Mary said they were told by the kidnappers that they were not terrorists. “We are freedom fighters fighting for the rights of the Tamil people. If we were terrorists we would have killed you and not treated you with respect,” they were told, she said.
The Allen episode ended happily. The couple left for United States. But it left Indo-Sri Lankan relations bitterly frayed.
Athulathmudali and Premadasa kept on attacking India, accusing it of arming, training, and harboring Tamil militants and of attempting to divide Sri Lanka. Premadasa’s charge that India was adopting double standards in the cases of Sikh separatism in Punjab and Tamil separatism in Sri Lanka hurt Indian feelings. He accused India of treating Sikh agitation as terrorism and the Tamil stir as a freedom struggle.
Premadasa told a public meeting, “India knows very well they are murders, kidnappers and looters…” to which India reacted with anger. “We are pained and surprised at these outbursts against a friendly country which has gone out of its way to offer friendship and goodwill to the government and people of Sri Lanka.”
Pilgrimage for Arms
Jayewardene commenced his pilgrimage for arms as the dust settled on the Allen affair. He went first to China and then to the United States. I n Beijing and Washington Jayewardene publicly and privately asked for military hardware. He built up his case for assistance saying Sri Lanka faced the threat of Indian invasion, India was arming the Tamils with the objective of dividing Sri Lanka and he needed arms and equipment to uphold the sovereignty of the country.
Jayawardene told the Chinese President Li Xian Nan on 20 May that Sri Lankan people had resisted invasions in the past and would resist, if invaded, in the future also. He said, “Fifteen million people will die unconquered if we are invaded.” Li’s response was, “There are some people with twisted minds who talk of invasion, but China is sure that Sri Lanka could manage her problem.” Jayewardene thanked him, saying, “China is an encouragement to small countries like Sri Lanka.”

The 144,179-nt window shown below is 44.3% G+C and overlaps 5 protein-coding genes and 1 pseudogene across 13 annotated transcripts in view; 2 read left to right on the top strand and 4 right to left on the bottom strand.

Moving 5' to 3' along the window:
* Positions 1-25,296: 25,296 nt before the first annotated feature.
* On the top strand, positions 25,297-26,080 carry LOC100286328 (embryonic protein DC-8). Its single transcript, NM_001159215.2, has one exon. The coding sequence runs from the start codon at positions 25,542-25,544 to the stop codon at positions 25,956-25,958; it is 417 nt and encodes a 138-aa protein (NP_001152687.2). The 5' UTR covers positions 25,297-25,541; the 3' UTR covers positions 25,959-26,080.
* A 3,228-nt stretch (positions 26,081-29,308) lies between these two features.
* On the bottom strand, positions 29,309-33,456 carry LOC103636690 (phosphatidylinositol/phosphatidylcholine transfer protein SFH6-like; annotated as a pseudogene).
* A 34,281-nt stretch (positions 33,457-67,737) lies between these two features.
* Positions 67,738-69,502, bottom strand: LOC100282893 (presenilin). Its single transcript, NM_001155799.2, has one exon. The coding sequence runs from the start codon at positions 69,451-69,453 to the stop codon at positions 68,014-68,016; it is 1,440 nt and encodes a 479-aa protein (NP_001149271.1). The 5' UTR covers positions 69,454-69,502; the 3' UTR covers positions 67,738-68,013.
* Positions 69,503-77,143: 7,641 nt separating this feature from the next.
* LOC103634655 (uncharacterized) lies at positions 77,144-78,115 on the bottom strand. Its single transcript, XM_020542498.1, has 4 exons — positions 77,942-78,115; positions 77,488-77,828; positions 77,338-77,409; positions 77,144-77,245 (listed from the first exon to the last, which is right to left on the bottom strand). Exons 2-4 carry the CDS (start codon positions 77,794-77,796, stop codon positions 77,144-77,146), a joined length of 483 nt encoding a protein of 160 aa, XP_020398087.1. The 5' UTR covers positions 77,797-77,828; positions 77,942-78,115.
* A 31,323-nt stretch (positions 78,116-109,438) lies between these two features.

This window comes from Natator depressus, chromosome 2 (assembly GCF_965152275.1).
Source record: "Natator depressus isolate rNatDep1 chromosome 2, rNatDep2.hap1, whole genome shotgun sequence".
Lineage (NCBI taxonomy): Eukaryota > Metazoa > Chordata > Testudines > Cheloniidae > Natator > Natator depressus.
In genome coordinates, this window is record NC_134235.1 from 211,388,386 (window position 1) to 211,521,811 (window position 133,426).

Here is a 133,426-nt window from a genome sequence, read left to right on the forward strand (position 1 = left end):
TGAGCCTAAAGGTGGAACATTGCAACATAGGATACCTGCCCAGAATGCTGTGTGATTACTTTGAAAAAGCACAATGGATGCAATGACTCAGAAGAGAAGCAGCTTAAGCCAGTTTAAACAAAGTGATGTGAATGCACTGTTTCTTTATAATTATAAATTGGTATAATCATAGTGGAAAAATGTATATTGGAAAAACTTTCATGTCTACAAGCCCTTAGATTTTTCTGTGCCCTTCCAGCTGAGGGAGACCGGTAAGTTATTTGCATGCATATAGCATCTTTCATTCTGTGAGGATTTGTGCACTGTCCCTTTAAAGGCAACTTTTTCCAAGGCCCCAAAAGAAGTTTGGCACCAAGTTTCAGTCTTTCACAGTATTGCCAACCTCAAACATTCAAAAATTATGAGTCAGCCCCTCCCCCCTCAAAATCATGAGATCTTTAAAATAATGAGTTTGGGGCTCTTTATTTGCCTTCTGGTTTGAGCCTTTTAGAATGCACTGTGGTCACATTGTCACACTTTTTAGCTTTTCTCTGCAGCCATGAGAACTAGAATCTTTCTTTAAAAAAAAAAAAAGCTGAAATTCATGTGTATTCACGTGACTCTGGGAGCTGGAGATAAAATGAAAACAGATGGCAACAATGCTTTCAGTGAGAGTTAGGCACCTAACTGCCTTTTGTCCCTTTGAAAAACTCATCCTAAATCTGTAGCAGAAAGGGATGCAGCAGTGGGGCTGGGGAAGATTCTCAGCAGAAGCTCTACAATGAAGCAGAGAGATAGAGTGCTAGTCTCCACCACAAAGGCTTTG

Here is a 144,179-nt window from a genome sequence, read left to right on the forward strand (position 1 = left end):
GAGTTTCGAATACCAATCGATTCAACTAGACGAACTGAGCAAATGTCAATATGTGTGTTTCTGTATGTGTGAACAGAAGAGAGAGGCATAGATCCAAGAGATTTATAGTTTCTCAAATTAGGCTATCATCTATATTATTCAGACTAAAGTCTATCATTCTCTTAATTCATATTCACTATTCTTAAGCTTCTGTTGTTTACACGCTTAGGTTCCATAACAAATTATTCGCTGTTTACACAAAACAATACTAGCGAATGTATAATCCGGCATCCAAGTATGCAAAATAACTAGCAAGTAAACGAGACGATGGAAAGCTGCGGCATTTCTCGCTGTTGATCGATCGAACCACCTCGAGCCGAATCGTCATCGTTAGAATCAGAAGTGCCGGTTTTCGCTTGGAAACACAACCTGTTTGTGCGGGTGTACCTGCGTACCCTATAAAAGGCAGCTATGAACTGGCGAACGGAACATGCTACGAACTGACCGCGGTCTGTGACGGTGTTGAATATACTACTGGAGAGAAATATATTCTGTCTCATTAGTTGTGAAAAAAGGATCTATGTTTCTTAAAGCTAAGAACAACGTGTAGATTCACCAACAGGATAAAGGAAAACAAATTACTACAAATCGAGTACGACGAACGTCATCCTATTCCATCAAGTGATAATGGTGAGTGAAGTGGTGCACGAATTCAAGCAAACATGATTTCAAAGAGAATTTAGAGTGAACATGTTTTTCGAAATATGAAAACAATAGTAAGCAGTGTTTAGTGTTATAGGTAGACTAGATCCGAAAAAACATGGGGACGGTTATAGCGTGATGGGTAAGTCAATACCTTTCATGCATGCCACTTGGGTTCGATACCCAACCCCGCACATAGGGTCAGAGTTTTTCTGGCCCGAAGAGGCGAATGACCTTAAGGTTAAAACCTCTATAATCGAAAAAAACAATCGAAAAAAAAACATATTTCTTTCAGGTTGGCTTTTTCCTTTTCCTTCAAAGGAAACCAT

Having obtained the approval for military assistance from President Li, Jayewardene met Prime Minister Zhao Zi Yang with whom he discussed the specific military requir ements. Jayawardene first thanked him for the military assistance China had given in the past. Then he told him. “The position of our internal security causes considerable problem for us and here again you have been helpful to us in the gifting of six patrol boats for our navy. We would like some more of these boats because they are useful in interdicting illegal immigration and also terrorist activities in the North.” Zhao granted the request.
Jayewardene then met Deng Xiaoping, the chairman of the Military Commission of the Communist Party of China. Jayewardene asked for more patrol boats, “Provide some gun boats to protect us from the terrorists, as you have done in the past, which will help us to prevent illegal immigration from the Indian coast which is only 20 miles away from our Northern boundary,” he said.
China had been supplying arms and ammunition since H W Jayewardene’s visit in September 1983. Jayewardene, who went with a fresh shopping list, handed it to Deng and requested an easy credit facility. His visit paved the way for the visit to Sri Lanka of a delegation of Chinese air force officers in July 1984 and Athulathmudali’s visit to China in July 1985.
Jayewardene also visited South Korea and Japan, which brought increased economic assistance.
Jayewardene’s visit to the United States in June also brought in a massive quantity of weapons to Sri Lanka. He called on President Ronald Reagan at the White House on 18 June. He asked Reagan for American military assistance to fight Tamil militancy. Reagan directed him to talk to Vice President George Bush, Secretary of State George Shultz, Secretary of State Donald Regan, the Treasury Secretary and USAID administrator M Peter McPherson.
Jayewardene briefed them of the progress achieved in implementing the Voice of America agreement and discussed the possibility of providing some form of facility for the US Navy in Trincomalee. Agreement to supply helicopter gunships and other weapons through Israel, Pakistan and South Africa was worked out.
Jayewardene returned to Colombo after a stopover at New Delhi with firm pledges for extensive training facilities for the military and a massive supply of military hardware. And locally, Athulathmudali was engaged in a huge recruitment drive to expand the army, navy and the airforce.
All that Jayawardene needed to build up the military machine was time. And he was buying it through negotiations with Indira Gandhi’s special envoy Gopalasamy Parthasarathy and then through the All Party Conference.
To be posted September 19